Holly Golightly and The Brokeoffs
Holly Golightly was born in London and grew up in a bohemian household. She was fed a diet of psychedelic, blues and soul music. Lawyer Dave was raised in Texas on a diet of religion, country blues, and forbidden heavy metal. The end result of this combination is pure magic on their new album, Medicine County. Genuine love and quick-witted banter have made the duo unique and down-right entertaining. They live in rural Georgia.
Having never sung a note before, Holly kicked off her musical career in the legendary garage band Thee Headcoatees. After four years as a Headcoatee, Holly started a solo career, whilst still singing with the band. Her first full length record, released in 1995, was The Good Things. Since thed, she has become one of the most interesting and diverse artists to emerge from The Medway Delta.
Holly primarily writes her own material, interspersed with a wide range of cover songs by such artists as Willie Dixon, Ike Turner, Lee Hazlewood, Wreckless Eric, and Bill Withers to name a few. Although her sound has remained remarkably consistent throughout her career, each record has a quality that sets it apart from the others.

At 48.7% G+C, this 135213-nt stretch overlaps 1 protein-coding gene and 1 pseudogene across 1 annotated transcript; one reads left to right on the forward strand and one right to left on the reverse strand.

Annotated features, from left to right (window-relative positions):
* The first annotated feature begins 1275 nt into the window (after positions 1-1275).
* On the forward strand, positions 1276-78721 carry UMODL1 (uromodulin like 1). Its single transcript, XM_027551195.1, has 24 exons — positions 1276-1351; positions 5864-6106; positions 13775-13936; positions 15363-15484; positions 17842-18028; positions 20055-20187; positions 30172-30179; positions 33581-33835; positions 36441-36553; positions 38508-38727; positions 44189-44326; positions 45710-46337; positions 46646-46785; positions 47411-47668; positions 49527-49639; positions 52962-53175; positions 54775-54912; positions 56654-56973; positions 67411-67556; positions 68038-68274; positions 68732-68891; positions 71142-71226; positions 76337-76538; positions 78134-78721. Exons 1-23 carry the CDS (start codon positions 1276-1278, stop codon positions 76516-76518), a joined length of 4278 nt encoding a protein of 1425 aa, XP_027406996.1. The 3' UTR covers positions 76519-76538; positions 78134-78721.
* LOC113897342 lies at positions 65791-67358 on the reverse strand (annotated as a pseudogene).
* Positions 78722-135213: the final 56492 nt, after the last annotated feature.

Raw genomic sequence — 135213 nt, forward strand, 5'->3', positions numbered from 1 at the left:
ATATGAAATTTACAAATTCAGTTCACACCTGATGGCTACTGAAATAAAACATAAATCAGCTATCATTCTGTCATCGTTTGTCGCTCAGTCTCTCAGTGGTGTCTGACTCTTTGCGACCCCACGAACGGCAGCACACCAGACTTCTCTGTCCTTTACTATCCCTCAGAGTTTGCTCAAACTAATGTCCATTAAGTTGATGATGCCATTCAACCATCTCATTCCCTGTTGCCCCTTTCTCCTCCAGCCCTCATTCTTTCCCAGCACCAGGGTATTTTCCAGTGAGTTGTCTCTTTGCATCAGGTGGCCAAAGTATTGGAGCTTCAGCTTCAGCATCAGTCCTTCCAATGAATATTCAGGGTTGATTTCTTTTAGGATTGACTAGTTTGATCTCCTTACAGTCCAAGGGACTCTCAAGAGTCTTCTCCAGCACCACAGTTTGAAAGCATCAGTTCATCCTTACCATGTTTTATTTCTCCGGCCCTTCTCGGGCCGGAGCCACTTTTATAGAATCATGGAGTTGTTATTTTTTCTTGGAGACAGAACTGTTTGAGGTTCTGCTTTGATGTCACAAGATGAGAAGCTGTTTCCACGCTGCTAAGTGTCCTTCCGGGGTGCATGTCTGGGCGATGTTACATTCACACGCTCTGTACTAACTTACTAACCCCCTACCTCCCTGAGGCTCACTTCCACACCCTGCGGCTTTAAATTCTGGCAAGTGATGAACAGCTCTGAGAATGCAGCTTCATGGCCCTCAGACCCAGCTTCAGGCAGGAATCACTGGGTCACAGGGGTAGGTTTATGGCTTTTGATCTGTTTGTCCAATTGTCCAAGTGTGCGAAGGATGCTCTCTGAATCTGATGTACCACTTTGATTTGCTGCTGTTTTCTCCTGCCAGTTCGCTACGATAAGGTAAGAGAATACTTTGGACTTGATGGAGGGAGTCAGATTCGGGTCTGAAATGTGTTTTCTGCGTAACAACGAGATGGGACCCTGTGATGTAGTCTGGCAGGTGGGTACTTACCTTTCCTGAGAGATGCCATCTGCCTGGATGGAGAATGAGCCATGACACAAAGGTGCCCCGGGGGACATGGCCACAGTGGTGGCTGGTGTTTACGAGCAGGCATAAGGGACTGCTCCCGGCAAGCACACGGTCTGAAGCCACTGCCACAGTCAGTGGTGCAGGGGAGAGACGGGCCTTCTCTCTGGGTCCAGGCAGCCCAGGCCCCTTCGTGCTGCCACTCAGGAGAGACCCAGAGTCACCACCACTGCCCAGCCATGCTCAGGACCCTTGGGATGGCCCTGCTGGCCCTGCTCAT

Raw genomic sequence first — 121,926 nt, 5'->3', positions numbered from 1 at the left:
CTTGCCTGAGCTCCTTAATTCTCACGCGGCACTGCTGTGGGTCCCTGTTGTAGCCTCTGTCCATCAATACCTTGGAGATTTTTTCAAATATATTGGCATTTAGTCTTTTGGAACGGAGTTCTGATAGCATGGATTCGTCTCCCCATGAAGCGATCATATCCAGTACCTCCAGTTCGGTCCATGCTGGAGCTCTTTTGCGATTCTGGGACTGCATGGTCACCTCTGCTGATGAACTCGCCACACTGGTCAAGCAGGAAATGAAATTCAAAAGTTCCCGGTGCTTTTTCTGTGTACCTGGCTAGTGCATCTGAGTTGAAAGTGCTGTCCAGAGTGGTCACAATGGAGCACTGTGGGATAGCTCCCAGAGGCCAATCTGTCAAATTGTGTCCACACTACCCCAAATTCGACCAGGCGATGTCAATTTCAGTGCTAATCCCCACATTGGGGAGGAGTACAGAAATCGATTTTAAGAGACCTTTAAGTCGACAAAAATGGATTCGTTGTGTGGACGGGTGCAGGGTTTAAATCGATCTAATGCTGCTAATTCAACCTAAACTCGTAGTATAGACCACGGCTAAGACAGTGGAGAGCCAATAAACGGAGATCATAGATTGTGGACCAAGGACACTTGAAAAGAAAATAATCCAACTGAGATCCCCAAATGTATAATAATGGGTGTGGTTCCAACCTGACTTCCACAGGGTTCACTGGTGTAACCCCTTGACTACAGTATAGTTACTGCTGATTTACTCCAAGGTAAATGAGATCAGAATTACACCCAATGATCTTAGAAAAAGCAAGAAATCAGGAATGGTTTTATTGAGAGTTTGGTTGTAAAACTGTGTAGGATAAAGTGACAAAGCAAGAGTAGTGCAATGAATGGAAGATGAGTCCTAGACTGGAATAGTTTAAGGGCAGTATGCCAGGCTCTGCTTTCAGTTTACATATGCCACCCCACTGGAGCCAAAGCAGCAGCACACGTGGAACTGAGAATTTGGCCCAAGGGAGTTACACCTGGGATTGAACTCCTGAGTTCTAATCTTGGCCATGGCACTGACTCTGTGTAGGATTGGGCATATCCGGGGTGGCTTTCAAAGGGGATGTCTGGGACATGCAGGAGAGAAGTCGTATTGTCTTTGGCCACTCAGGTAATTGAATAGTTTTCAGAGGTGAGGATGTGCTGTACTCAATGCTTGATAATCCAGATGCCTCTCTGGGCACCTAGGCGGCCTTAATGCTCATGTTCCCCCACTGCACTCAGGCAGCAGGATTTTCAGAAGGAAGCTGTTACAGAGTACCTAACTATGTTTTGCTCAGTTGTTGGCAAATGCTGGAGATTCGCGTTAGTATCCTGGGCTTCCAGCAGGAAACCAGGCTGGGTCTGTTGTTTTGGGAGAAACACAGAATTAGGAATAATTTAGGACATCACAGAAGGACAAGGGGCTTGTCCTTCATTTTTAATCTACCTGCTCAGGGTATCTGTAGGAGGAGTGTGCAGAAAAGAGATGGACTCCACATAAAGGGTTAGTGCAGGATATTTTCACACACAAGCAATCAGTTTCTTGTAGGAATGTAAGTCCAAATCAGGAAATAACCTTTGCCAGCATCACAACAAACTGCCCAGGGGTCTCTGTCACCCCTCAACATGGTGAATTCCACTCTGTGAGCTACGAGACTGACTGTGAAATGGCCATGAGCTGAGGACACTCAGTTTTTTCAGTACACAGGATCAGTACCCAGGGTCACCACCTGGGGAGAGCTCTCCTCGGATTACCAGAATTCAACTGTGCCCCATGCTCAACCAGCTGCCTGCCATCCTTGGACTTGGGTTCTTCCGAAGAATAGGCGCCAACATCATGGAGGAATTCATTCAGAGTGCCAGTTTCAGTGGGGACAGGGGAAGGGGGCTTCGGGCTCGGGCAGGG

Aside from her own records, Holly has also made guest appearances on various other projects over the years, from bands such as Mudhoney, The White Stripes, etc. In fact, due to her initial collaboration with The White Stripes, she was then invited to sing a duet with frontman Jack White on the track “It’s True That We Love One Another,” which then appeared on the Stripes breakthrough album Elephant. It was this exposure that gave her a much wider audience for the future.
A few albums later brought Holly to her 2007 release, You Can’t Buy A Gun When You’re Crying, in collaboration with long-time friend and US touring companion Lawyer Dave. The two became the collective Holly Golightly & The Brokeoffs and have been making records together ever since. This particular album of songs was recorded at home and it is packed with great tunes and eccentric themes.
Holly Golightly & The Brokeoffs’ follow-up album Dirt Don’t Hurt (Transdreamer Records/2008) was recorded during a short break in the middle of a 50-date European tour. Holly and Lawyer Dave found themselves in Gijon, Spain where they spent five days in the vintage analog studio, Circo Perotti, producing 14 gritty tracks that truly reflect the album’s title.